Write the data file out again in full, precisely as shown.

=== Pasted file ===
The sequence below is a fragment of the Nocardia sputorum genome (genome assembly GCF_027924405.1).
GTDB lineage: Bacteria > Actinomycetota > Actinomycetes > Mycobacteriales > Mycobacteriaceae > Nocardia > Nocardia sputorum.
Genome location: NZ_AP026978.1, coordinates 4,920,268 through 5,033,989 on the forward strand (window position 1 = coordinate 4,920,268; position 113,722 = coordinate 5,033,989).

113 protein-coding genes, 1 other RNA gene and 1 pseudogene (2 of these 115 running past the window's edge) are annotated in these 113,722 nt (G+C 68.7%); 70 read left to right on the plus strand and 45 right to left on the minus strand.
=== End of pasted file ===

The sequence below is a fragment of the Nocardia sputorum genome (genome assembly GCF_027924405.1).
GTDB lineage: Bacteria > Actinomycetota > Actinomycetes > Mycobacteriales > Mycobacteriaceae > Nocardia > Nocardia sputorum.
Genome location: NZ_AP026978.1, coordinates 4,920,268 through 5,033,989 on the forward strand (window position 1 = coordinate 4,920,268; position 113,722 = coordinate 5,033,989).

113 protein-coding genes, 1 other RNA gene and 1 pseudogene (2 of these 115 running past the window's edge) are annotated in these 113,722 nt (G+C 68.7%); 70 read left to right on the plus strand and 45 right to left on the minus strand.